The museum has also released a further 12,000 tickets, as all the pre-bookable tickets have sold out.

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Part of Alexander McQueen’s genius and enduring influence on fashion was his constant pushing of boundaries, both through construction of clothes, and the usage of unconventional materials in making them. His fascination with birds, which began in his boyhood, extended into his professional oeuvre, manifested in ethereal and fantastical couture collections that subverted ideas of weight, structure, and conventional beauty. Yet his mastery at tailoring was equally evident in even the most unadorned of garments, with jackets cut severely to emphasize various parts of the body, and extremely low-cut trousers aptly named “bumsters.”

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The V&A has experienced record breaking advance ticket sales for the upcoming "Alexander McQueen: Savage Beauty" exhibition. 30,000 advance tickets have been sold and pre-bookable tickets for the first five weekends of the exhibition are completely sold out. This breaks the museum's records for most ever advance sales with the figure likely to rise with another 2 months to go before the exhibition opens.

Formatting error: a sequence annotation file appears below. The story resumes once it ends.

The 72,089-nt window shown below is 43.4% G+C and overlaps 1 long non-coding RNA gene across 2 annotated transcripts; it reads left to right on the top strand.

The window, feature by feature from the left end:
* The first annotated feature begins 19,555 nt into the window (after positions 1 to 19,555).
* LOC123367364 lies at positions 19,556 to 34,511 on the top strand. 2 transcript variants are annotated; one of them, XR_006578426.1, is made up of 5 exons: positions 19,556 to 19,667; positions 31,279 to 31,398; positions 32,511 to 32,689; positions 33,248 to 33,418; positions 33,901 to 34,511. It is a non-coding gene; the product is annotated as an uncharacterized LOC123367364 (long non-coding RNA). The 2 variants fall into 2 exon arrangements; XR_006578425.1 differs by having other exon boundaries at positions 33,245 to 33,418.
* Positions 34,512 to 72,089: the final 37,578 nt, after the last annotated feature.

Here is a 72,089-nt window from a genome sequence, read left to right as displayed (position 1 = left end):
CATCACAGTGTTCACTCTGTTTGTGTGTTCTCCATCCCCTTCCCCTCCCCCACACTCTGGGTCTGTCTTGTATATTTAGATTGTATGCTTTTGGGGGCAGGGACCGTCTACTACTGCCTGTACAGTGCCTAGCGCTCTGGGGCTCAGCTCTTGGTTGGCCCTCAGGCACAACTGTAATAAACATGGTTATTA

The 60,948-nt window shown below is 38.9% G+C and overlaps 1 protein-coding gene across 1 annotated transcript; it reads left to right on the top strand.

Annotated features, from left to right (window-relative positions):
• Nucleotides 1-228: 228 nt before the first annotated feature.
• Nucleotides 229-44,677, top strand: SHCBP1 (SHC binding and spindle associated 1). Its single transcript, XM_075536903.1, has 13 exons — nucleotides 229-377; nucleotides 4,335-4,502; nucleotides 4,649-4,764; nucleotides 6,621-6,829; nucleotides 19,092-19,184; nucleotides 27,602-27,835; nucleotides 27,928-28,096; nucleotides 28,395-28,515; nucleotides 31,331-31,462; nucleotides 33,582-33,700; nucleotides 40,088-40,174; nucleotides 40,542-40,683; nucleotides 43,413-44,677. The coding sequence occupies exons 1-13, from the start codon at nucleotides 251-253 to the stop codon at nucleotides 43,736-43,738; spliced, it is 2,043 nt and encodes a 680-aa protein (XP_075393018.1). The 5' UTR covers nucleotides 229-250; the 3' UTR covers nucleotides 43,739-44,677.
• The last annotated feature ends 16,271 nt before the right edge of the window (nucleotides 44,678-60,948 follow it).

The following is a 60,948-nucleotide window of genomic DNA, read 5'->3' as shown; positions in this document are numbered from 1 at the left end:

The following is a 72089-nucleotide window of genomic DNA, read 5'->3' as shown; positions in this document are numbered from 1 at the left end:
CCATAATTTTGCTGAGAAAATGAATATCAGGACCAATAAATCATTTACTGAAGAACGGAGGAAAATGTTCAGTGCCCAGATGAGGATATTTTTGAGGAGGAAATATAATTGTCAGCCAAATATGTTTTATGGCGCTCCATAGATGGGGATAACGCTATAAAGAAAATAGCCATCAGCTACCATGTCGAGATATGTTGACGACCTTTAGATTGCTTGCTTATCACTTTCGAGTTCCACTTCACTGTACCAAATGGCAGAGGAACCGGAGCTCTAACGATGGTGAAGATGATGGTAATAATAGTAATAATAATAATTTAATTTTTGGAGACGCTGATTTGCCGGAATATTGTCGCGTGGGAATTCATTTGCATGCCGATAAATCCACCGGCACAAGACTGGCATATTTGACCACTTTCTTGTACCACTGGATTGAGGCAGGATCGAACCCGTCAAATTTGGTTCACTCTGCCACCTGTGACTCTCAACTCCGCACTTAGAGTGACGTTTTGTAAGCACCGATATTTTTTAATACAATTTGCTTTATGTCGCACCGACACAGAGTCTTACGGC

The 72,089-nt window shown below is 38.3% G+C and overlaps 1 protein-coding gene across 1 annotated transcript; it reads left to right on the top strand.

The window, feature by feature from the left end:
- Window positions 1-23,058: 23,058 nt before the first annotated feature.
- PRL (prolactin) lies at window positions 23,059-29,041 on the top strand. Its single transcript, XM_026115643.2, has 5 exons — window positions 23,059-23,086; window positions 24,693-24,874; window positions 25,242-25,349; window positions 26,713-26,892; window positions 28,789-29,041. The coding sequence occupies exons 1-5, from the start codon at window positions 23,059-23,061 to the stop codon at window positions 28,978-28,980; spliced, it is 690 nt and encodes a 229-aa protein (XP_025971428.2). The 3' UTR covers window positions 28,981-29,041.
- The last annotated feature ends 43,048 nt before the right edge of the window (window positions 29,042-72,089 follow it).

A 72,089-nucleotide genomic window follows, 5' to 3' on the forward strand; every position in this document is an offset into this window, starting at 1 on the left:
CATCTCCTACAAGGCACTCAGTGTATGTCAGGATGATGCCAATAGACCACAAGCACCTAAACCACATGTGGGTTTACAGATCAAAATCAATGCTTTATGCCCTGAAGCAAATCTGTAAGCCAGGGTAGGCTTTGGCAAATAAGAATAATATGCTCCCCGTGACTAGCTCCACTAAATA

The exhibition has been extended by 2 weeks and will now finish on August 2, 2015, and early morning and late evening slots have also been added to help satisfy demand.

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Tate Britain is presenting a photography exhibition the result of which is an unique collaboration between the artist Nick Waplington and the acclaimed fashion designer Alexander McQueen. This well timed exhibition will reveal McQueen’s working practice through a selection of over 130 large and small scale photographs, including images never seen before. The exhibition is timed to coincide with the Victoria and Albert Museum’s "Alexander McQueen: Savage Beauty" fashion exhibition.